Girls_Names_-_The_New_Life_LP_-_iTunesGirls Names are a surprise inclusion on this year’s Meteor Choice Prize shortlist for their album ‘The New Life.’ The Belfast band have evolved from the more rugged sound of their debut ‘Dead To Me’ into a much more refined post-punk sound, and has left much of the general public scratching their heads as to why they haven’t heard of this album before. It has obviously appealed to a greater audience than ‘Dead To Me’, earning itself a place on the Meteor Choice Prize, but is it actually worthy of its place on the list?

A swarm of warm synths cocoons you as you immerse yourself into Portrait before a thick bassline announces the beginning of Pittura Infamante. As the drums, guitars and a hint of a synth presence enter as well, comparisons with a certain band are unavoidable. The whole arrangement of the tune and even the guitar tone reeks of early Eighties era Cure. However the band pull it off well, and the powerful uplifting chorus is immensely catchy. Hypnotic Regression is the early album highlight with a delightfully catchy riff and a deliberate chord progression that slots in effortlessly around Cully’s reverb heavy vocals. Occultation is a slower, gloomier song that again harks back to the gothic sound found on early Cure albums. The sudden tempo change at the end of the tune is a nice touch, and lends a bit of energy to the album.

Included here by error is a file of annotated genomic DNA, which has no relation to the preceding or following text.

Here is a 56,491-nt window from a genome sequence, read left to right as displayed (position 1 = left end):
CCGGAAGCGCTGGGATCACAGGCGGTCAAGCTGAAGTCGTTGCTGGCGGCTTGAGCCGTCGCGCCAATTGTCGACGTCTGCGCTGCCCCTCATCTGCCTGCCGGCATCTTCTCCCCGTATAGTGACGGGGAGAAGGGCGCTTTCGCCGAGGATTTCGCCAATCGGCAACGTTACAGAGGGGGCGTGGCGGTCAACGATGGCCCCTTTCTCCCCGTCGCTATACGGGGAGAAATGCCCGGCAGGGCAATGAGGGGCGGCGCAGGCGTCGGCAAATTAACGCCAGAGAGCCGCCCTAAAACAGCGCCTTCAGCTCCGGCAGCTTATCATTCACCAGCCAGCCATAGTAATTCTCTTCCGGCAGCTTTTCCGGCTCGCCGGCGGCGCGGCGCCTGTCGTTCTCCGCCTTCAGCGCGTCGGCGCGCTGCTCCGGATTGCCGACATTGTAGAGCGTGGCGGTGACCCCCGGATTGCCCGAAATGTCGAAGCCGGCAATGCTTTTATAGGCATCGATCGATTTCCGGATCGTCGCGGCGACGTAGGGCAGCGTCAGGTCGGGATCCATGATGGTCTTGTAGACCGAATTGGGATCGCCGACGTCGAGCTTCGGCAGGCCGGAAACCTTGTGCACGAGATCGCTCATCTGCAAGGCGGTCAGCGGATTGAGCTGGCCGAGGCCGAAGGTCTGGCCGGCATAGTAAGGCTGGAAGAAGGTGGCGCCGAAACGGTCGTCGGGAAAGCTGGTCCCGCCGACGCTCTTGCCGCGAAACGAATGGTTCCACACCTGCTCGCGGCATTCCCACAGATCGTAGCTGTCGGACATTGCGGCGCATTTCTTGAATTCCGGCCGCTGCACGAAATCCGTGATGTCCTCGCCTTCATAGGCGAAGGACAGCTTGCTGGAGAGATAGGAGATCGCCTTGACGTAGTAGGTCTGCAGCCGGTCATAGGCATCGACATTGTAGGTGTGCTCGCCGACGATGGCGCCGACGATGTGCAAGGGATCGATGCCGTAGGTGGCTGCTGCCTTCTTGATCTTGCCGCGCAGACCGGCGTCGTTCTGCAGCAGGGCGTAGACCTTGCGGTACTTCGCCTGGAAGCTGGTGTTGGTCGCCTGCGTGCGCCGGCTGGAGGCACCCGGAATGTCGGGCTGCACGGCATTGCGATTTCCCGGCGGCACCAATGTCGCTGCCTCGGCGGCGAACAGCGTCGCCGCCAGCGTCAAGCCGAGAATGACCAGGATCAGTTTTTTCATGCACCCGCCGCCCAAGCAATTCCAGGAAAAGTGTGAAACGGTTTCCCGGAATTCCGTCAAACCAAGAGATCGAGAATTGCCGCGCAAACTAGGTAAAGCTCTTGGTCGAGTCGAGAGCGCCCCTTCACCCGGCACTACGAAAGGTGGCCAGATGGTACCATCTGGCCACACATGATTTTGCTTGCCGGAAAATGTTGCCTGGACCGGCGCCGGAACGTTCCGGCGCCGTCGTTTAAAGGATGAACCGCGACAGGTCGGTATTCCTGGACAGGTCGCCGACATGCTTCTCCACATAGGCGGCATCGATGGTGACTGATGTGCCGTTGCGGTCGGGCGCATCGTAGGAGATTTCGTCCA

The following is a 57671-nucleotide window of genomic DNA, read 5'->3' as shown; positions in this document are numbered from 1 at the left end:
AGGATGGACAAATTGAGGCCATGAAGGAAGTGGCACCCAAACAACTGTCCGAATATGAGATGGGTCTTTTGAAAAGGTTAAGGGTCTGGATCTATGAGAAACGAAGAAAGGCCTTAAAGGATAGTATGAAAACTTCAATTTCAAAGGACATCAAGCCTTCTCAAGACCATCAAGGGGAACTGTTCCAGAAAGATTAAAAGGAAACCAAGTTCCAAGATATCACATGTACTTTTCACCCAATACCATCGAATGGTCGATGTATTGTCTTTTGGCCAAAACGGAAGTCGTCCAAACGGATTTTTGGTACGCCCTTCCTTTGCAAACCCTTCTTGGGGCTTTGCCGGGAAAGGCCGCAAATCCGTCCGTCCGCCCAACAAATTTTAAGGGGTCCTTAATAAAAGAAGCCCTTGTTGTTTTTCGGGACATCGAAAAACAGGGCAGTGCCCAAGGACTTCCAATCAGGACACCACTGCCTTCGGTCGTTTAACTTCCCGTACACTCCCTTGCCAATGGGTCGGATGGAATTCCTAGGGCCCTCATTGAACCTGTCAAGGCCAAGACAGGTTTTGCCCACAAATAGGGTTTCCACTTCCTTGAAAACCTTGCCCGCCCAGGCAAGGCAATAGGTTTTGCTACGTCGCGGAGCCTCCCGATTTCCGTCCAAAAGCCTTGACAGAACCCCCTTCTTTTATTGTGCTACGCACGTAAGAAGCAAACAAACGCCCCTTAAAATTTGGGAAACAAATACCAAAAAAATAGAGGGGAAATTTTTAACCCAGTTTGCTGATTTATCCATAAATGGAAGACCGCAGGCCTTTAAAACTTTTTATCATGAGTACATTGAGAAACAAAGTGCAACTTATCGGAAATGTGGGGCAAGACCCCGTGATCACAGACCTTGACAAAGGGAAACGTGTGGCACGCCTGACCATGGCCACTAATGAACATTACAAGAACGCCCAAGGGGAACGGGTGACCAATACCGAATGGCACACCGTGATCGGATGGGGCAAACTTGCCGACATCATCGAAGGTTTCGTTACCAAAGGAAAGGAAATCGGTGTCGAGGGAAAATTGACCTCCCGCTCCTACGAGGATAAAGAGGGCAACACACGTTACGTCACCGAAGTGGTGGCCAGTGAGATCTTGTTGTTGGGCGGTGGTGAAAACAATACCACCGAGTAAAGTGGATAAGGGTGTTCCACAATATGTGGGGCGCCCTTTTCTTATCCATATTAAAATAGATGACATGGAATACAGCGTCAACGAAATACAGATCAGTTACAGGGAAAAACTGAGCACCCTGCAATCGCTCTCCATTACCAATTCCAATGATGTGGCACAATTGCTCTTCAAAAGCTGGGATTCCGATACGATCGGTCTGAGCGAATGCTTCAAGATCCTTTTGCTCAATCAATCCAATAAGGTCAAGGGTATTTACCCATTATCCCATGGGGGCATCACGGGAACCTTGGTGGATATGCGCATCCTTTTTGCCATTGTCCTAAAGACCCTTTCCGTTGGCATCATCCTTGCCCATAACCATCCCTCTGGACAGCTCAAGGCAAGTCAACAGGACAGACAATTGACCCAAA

As the album progresses however, the reverb-drenched vocals steadily become a bit wearing. You can barely make out a word  Cully is saying, and it almost feels like his vocal performance doesn’t vary at all from track to track. The second part of the album is filled with slightly sinister, moody, mid-paced songs that are decent tunes on their own, but thrown together, are a bit miserable. There are enough impressive riffs floating around to retain the listener’s interest though, and final track The New Life rewards this patience. The tune builds slowly into a grand outro filled with all manner of exceptional guitar and synth effects, and the distorted guitar portrays a more aggressive side to the band that doesn’t show through during the rest of the album; this seven and a half minute noise-fest is a brilliant way to wrap up the album.

‘The New Life’ is a very good album, but the over-bearing reverb on Cully’s vocals, and a lack of originality take away some of the lustre from this impressive effort. It’s certainly an intriguing choice for the Meteor Choice Prize though, and quite refreshing to see such an unusual album in the mix for the award.